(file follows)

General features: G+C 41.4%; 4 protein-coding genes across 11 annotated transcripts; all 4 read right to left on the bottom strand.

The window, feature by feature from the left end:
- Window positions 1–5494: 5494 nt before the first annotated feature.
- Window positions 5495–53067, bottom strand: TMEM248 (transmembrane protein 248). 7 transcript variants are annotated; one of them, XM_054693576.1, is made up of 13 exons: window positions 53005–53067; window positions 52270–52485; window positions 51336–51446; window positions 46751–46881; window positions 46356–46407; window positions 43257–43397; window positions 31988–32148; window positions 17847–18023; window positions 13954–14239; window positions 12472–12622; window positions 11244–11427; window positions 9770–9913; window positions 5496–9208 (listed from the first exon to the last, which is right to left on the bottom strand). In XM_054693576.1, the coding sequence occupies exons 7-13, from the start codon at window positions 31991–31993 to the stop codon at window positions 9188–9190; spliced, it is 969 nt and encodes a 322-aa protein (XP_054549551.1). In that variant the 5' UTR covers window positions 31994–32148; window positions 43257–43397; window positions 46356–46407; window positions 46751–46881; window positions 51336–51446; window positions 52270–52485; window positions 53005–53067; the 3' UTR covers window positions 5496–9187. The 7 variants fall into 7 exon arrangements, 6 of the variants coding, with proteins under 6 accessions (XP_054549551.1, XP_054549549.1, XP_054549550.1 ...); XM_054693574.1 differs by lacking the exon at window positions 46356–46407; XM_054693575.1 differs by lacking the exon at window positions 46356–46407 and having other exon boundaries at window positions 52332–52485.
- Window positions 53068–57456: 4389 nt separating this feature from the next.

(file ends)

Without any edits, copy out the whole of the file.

General features: G+C 41.4%; 4 protein-coding genes across 11 annotated transcripts; all 4 read right to left on the bottom strand.

The window, feature by feature from the left end:
- Window positions 1–5494: 5494 nt before the first annotated feature.
- Window positions 5495–53067, bottom strand: TMEM248 (transmembrane protein 248). 7 transcript variants are annotated; one of them, XM_054693576.1, is made up of 13 exons: window positions 53005–53067; window positions 52270–52485; window positions 51336–51446; window positions 46751–46881; window positions 46356–46407; window positions 43257–43397; window positions 31988–32148; window positions 17847–18023; window positions 13954–14239; window positions 12472–12622; window positions 11244–11427; window positions 9770–9913; window positions 5496–9208 (listed from the first exon to the last, which is right to left on the bottom strand). In XM_054693576.1, the coding sequence occupies exons 7-13, from the start codon at window positions 31991–31993 to the stop codon at window positions 9188–9190; spliced, it is 969 nt and encodes a 322-aa protein (XP_054549551.1). In that variant the 5' UTR covers window positions 31994–32148; window positions 43257–43397; window positions 46356–46407; window positions 46751–46881; window positions 51336–51446; window positions 52270–52485; window positions 53005–53067; the 3' UTR covers window positions 5496–9187. The 7 variants fall into 7 exon arrangements, 6 of the variants coding, with proteins under 6 accessions (XP_054549551.1, XP_054549549.1, XP_054549550.1 ...); XM_054693574.1 differs by lacking the exon at window positions 46356–46407; XM_054693575.1 differs by lacking the exon at window positions 46356–46407 and having other exon boundaries at window positions 52332–52485.
- Window positions 53068–57456: 4389 nt separating this feature from the next.